Eventually, some 3,000 mothers came calling, each with a set of special requests, Mr. Martino recalls. Many wanted a discount on what traditional couriers charged; others wanted meals to arrive in time for lunch. Some have asked him to linger at the delivery site to gather intelligence on their children's new lives. Others demanded his cellphone number.
"I needed someone who would take it seriously," says Annamaria Careri, a silver-haired 69-year-old, as she welcomed Mr. Martino into her home on a recent Saturday afternoon and handed him 165 pounds of food she had prepared for her three grown children in Rome. Like other customers, she doesn't bristle at the price, which is relatively low compared to other courier services. Mr. Martino charges €15, or about $21, for a 55-pound package.
Timely delivery is crucial, added Lina Varano, as she waited for Mr. Martino to call on her. Mrs. Varano puts days of preparation into her packages, combing her garden for fava beans, citrus fruit and scarlet-colored tomatoes that she presses into tomato sauce for freshly made ravioli.
On this occasion, she had prepared lightly breaded artichokes, pork cutlets and stuffed eggplants one night with the help of her 90-year-old mother-in-law. A tube of salami, from a recently slaughtered pig, was wrapped into tin foil for its journey to Rome.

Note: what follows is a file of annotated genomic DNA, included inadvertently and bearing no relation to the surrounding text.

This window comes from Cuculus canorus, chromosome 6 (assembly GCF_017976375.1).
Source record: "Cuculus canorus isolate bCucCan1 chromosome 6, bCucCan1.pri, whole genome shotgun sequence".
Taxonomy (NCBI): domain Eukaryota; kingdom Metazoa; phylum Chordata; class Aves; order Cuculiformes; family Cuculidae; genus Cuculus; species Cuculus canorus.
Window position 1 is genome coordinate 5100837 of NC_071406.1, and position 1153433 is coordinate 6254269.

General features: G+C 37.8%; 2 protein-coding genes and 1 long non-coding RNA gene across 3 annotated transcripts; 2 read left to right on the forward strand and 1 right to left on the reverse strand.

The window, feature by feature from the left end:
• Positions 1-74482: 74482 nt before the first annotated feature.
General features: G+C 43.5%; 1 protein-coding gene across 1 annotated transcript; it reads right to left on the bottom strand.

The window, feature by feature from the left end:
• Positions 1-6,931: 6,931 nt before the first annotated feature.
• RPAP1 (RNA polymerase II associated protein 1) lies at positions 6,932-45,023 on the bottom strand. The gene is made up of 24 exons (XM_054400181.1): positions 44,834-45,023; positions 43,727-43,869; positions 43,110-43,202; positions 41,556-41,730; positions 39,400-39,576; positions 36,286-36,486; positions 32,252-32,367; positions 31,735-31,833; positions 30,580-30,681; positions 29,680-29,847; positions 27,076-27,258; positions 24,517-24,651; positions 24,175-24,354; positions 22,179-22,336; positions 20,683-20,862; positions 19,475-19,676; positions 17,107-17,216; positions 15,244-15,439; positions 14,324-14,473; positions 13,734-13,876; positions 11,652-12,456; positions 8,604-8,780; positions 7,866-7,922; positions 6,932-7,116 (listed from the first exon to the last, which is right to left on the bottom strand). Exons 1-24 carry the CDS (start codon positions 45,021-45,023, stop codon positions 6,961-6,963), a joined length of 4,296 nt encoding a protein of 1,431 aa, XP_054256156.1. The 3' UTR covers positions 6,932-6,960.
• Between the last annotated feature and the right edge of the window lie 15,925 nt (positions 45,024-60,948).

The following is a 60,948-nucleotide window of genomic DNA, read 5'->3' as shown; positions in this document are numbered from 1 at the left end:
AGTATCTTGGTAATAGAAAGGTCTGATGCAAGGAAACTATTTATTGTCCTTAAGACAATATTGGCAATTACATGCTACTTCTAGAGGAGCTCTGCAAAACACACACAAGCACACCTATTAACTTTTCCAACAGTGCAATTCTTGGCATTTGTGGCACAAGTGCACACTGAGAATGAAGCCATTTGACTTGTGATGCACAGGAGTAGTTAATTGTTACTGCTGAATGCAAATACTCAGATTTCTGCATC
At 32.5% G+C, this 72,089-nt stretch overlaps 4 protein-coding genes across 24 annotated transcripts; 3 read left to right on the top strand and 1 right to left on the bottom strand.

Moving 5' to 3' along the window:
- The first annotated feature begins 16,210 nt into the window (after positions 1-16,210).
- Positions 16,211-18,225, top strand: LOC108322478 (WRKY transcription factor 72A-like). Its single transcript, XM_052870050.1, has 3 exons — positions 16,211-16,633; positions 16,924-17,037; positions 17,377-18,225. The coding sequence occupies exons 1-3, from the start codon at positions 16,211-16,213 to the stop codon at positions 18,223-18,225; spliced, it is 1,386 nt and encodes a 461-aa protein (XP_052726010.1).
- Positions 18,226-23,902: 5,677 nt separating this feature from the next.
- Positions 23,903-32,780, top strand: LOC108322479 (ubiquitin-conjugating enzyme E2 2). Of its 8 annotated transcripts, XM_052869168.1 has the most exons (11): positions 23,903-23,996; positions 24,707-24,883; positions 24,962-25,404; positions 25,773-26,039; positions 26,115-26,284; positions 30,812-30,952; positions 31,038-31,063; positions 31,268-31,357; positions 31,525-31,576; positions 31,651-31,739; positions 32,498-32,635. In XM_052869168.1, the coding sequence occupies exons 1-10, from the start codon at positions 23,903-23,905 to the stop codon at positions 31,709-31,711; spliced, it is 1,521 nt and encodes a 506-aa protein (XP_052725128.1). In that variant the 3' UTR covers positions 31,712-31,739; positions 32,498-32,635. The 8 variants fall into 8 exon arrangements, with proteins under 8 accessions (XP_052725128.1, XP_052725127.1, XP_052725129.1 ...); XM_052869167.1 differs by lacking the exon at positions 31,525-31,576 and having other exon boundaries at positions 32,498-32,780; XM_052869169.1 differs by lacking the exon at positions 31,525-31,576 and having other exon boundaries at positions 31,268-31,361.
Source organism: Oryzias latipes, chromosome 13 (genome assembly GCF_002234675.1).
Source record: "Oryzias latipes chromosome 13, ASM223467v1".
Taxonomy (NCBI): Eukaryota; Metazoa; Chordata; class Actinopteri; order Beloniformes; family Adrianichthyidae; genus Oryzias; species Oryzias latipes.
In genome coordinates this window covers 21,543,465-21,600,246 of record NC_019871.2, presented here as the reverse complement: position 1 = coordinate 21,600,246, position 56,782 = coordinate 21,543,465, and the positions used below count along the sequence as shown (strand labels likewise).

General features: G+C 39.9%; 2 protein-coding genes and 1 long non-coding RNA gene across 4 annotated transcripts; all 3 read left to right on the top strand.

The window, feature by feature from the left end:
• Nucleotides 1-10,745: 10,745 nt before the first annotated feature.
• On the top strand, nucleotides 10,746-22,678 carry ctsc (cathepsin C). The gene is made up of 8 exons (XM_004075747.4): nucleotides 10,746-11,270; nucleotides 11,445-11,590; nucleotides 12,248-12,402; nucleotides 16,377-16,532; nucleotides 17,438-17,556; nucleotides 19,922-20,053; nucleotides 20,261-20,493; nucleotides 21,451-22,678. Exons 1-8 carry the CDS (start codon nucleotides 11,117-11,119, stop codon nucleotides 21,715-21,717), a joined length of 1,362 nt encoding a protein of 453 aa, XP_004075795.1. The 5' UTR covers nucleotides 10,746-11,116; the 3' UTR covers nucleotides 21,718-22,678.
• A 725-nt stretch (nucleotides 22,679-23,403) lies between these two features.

"I have to give it my all. Everything, everything, everything!" said Mrs. Varano.
Mr. Martino and a small crew of associates spend the whole morning navigating Calabria's streets to collect packages. It's not easy. Many lack signs; others are pocked with potholes or give way to dirt roads that wind through olive groves and cacti. On his way, he fields calls from mothers seeking updates or speedier deliveries.
"There is raw meat in there, and I don't want it to spoil," said one mother, pressing for an early delivery to her child.
"Signora, all the packages are created equal," Mr. Martino replied.
The cargo is then brought to a warehouse in Calabria and packed into a semi-truck that Mr. Martino drives to Rome. Arriving in the capital at midnight, he sleeps in the truck and rises at the crack of dawn on Sunday to make the deliveries before lunch.
Anna Bianchi, 68, says Mr. Martino's marathon goes a long way in easing the stress her daughter faces as an architect working in Rome. "She's absolutely suffocated by work," Mrs. Bianchi said after entrusting a casserole of baked fish and a freshly made meatballs to Mr. Martino.
Antonio Natale, Ms. Careri's 37-year-old son, padded up to the door in sneakers and a blue track suit to collect the latest haul: slabs of vacuum-packed chicken meat, jars of olives, homemade almond-paste cookies, fish stock. "You see, the separation has been traumatic for her," he said.
A high-school teacher, Mr. Natale has been receiving Sunday deliveries for eight years. He deeply misses his mother, he said, but "there is no going back."
Write to Stacy Meichtry at firstname.lastname@example.org